From Local to Yokel

It’s Sod’s Law. As soon we decide to paddle back to Blighty on the evening tide to become country yokels, two things happen to make life in battered Bodrum just that little bit easier and that little bit cheaper.

First off, the Town’s highways and byways are being laid with fibre optic cables. A battalion of dusky, sweaty vested navvies is carving out mini-trenches along every street. The deep furrows are being backfilled badly and dribbled with lumpy tarmac. In some of the crazy paving alleys, zigzagging troughs look like hastily repaired earthquake cracks.

The project is a joint venture between Super Online (internet) and Turkcell (mobile phone). Fibre optic cables provide a much faster and more reliable internet experience and the new service will give the current whore’s drawers service from TTNET (Turk Telekom) a run for its money. Who knows, it may even drive down prices. I hear there are also plans for cable TV in the pipeline. Oh, what joy: the chance to tell Digiturk (Satellite broadcaster) where to shove their overpriced packages.

And so to the second piece of good news. Dolly drivers on the flat fare blue-liveried bus routes now charge us the tariff usually reserved for locals (2 lira instead of 2.75 as advertised in English). It’s only taken two years. Sadly, we’ve yet to get the local rate at cute Ali’s barbers for our one-round-the-side-two-on-the-top crops. He’s worth it though. Even without the ‘extras’.

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17 thoughts on “From Local to Yokel

  1. I always give 2 lira – when they argue I tut and sit down. Works for the locals and so far…………………. BTW are you sure it is cables and not the plant watering system? Just asked local resident and they said “yes’ it is really exciting – in the future we will have council drinking water and fibre optics!” He was smiling!!!!

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  2. Fibre optic cabling eh! Well 30 years on that just about sounds right for here. There was great excitement and amazement when Fets Highways and Byeways put in the first pedestrian controlled traffic lights in town, Locals couldn’t believe they could stop the traffic by the push of a button to cross the road.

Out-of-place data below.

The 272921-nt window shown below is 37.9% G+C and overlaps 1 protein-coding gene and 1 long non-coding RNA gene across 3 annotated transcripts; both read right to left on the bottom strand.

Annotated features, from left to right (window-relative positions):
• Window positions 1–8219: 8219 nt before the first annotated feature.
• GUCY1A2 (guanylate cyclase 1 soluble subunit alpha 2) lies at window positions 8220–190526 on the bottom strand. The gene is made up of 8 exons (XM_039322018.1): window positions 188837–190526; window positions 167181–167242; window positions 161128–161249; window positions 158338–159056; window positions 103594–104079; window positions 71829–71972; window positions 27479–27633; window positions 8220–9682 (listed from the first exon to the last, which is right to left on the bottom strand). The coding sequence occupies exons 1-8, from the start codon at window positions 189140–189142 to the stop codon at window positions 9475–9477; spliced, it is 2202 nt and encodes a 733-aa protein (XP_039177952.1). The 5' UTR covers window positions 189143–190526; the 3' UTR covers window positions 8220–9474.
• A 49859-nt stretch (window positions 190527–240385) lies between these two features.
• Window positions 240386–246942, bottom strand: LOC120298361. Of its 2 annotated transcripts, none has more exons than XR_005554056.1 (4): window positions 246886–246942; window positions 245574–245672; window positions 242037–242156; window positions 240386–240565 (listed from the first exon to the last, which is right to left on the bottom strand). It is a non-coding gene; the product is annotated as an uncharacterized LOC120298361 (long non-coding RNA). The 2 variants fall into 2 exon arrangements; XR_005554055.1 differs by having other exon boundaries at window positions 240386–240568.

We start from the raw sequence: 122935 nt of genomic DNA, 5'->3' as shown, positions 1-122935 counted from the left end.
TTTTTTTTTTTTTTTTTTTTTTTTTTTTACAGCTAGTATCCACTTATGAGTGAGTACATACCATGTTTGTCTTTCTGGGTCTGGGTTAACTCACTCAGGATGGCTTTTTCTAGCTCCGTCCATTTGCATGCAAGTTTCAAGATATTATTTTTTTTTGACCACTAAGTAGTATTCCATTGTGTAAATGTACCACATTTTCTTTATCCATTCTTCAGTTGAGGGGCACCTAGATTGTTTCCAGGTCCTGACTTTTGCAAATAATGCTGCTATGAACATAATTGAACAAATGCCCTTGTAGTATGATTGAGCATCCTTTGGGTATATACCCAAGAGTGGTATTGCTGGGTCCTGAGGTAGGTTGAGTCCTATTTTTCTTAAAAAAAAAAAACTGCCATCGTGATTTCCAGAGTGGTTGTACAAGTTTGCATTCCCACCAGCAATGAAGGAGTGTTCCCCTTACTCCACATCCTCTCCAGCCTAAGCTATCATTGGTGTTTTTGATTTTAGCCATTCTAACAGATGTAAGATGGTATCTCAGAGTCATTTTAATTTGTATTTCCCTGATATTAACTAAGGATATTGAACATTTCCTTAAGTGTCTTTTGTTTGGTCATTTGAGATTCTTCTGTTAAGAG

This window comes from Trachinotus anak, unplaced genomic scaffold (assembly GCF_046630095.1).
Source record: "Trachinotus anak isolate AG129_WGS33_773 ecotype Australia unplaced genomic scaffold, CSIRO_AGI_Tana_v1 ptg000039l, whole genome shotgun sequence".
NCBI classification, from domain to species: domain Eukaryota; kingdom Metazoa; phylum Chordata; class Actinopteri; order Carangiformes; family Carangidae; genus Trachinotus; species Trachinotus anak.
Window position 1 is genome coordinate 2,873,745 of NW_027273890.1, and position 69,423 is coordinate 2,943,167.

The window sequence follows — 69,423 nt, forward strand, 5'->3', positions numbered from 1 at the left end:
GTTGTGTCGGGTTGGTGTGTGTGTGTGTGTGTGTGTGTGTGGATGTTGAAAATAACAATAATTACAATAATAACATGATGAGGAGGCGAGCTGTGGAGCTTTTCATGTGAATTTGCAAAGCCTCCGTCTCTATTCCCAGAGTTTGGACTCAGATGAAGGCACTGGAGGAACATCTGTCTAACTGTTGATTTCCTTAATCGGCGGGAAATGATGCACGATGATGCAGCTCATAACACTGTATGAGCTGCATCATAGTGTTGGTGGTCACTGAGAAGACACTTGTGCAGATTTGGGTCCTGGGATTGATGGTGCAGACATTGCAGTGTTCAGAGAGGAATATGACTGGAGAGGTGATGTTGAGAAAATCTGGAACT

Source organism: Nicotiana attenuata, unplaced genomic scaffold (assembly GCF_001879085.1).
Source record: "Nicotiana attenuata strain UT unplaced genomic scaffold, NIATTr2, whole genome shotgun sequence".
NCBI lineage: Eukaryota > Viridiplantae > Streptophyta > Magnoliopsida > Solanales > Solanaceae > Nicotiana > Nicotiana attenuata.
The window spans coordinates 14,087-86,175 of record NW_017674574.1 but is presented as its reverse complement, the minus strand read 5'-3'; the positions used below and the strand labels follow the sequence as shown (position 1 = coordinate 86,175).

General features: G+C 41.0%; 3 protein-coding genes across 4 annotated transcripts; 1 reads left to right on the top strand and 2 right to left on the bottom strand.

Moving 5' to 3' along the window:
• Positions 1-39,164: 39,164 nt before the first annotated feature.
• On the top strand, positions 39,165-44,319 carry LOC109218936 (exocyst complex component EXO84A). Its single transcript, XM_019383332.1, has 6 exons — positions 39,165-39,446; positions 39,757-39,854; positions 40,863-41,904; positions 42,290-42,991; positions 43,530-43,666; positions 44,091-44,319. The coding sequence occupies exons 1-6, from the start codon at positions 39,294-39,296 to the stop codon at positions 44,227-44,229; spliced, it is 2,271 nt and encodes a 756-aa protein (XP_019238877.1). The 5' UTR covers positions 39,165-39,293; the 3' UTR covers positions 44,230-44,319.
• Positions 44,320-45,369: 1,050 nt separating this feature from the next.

Maybe you and L should reconsider your relocation – you could open up your local defunct market as Pansy Pancakes (Crap(e) stylie of course) a whole new money spinning venture with panache! hmmmmmm

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  3. Don’t know what you were whingeing about in the first place! My telephony and internet remains at the two-tin-cans-and-a-piece-of-string level, as ever was here. And I bet, furthermore, that our whores are more industrious than your whores …

    Do they have fibre optics in Norfolk?
    😉

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  4. Good luck with the move! I’ll look forward to reading about your new adventures in Norwich. I’m surprised you’re giving up living in the sun though. We’re certainly not ready for it yet. Bundle up! I see it’s only 7c there today.
    Anne 🙂

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  5. Definitely sounds like Sod’s Law to me. So Bodrum has different dolmuş prices for locals and foreigners, does it? Naughty – but we’ll bear it in mind next time we’re in town. 🙂
    Julia

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